Although the rides starts relatively close to San Marcos TX it is actually in the middle of nowhere and the ride itself is very nice on little traveled roads making for a very scenic and relaxing ride. There were about 350 riders and I was the only recumbent. My speed was not all that great ,but out of about 70 people that rode the 50 miler (the longest route for the ride), I’d say only about 5 to 10 finished ahead of me. A lot of cars were still in the parking lot when I finished.

Lots of questions about the bike. It seems like the P-38 looks closer to an upright bike (than the Musashi or Baron) so there were more questions.

After I had finished the race (and used the facilities) a medium aged guy rides up on his high-end racing bike decked out in his full racing kit and says “How fast is that thing” with a little bit of attitude. I reply: “Well I just finished the 50 miler a few moments ago, did you do the 50 miler?”. He said “Yes”. I reply: “Well I guess it is just a little bit faster than your bike then.”

The P-38 (F-40) came with 175 mm cranks on the front. I mean, they’re huge. It is like having a windmill on the front of the bike. You have to be pretty careful of heal strike when turning. Fortunately riding the Musashi and Baron the last couple of years has ingrained in me to extend the inside leg when turning and I have not had any problems with the P-38 and turning. The 175 mm cranks however came in real handy today.

I was approaching a stop sign from about 40 yards away. In front of me were about 15 uprights. A policeman was stopping traffic allowing for a blow through at the right hand turn at the stop sign. The last 20 yards to the stop sign were extremely uphill and then again another 2-3 feet extreme rise to make the right hand turn up onto a freshly paved road. Having done this scenario on many rides before I’m edging towards the middle/left side of the road to take the corner very wide were the grade is the least steep. I’d built up some speed so that I could easily coast through the corner. Suddenly the lead upright rider can’t peddle any more, clipped in they fall over taking out another 3 riders before the other riders and come to a stop. The hill is so steep two more people can’t get unclipped and stable enough before they also end up on the ground. By this time I’m only a few feet away and I’ve slowed way down to a near stop to not plow into the back of them. I’m still clipped in, I’m probably going to join the road rash party going on. The P-38 turns on a dime and I cut over to the left hand lane of on coming traffic (remember the police have stopped all on coming traffic and the lane is open). I’m still in the middle front chainring because I had built up some speed and was not expecting the upright bikes to come to a stop. Like doing a leg press I stomp on that large 175mm front crank and my butt presses against the seat back. From a near track stand the bike actually starts moving forward up the extreme incline and I swing out to the left, around the pile up and then onto the road leaving to the right. I hear everybody behind me getting up with people saying they are ok. I know they are going to hurt later.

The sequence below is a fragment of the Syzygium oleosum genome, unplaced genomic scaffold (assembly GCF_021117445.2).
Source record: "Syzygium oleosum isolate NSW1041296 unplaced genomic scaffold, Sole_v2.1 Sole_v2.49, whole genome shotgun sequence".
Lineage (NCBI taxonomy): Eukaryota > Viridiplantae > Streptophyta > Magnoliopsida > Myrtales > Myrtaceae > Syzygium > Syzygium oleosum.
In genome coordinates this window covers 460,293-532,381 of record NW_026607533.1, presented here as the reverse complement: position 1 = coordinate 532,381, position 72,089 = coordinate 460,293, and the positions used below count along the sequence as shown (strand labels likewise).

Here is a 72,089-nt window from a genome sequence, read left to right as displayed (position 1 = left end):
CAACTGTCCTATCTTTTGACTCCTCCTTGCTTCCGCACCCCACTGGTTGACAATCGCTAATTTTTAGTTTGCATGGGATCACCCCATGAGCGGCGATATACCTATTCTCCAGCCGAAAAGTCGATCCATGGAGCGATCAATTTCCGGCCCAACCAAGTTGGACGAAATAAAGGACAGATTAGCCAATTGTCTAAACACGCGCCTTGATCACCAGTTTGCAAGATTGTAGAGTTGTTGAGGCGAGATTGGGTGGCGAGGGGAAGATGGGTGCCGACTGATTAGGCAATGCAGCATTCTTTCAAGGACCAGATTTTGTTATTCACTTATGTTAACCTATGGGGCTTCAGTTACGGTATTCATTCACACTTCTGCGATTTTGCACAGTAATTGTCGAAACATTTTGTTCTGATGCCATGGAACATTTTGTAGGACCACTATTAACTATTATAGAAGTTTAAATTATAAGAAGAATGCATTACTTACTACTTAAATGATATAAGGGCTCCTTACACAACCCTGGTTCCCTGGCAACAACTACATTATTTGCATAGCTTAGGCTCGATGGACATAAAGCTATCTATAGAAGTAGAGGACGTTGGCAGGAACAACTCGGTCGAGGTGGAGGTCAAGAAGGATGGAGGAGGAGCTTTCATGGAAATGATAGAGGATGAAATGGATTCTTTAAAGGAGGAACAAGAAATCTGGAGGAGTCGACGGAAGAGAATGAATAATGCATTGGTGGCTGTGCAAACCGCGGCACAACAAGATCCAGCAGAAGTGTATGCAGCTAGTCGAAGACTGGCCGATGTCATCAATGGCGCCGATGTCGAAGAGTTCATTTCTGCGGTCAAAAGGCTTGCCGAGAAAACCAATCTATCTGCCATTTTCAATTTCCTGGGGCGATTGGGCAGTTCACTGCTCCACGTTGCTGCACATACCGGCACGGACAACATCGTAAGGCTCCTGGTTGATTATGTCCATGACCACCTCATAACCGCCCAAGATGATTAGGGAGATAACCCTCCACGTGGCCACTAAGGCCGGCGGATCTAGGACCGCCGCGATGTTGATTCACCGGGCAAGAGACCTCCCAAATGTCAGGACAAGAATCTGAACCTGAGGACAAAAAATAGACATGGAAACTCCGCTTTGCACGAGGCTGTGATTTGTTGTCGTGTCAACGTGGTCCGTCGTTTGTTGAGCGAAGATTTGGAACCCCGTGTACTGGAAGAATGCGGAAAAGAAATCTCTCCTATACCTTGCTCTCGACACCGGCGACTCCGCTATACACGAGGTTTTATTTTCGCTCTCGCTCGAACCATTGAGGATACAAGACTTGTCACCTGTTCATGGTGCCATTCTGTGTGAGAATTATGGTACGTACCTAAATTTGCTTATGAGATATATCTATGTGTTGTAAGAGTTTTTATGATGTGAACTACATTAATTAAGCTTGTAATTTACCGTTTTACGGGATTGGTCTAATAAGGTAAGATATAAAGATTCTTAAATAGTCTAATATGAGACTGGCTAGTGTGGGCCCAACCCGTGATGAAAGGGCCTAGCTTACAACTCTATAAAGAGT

Around the 25 mile marker I started to get cramps in my calfs. Because of my recent traveling this is the longest ride I’ve done in the last 7 weeks. I get off the bike and walk a small hill to loosen up my cramps. The rest of the ride I’m just freewheeling it to try and finish without cramping again.

I’d definitely do this ride again.

Next ride - (probably) 10 August Thrall of a Pop - Georgetown A short brevet (populaire)

Garmin Connect http://connect.garmin.com/activity/353544432

03 Aug 2013, 07:42

F-40 Picked up the P-38 from Easy Street Recumbents

Pick up P-38 from ESR

Before having the bike shop up on the fairing I decided to ride the bare F-40 as a P-38 for a couple of days to get a feel for the bike.

The P-38 is a very compact bike - fit easily into the back of the minivan.

I just cruised around the neighborhood for about 40 minutes getting used to starting, stopping, clipping and unclipping.

Very comfortable bike. So far I’m liking it better than my Musashi.

Garmin Connect http://connect.garmin.com/activity/352836085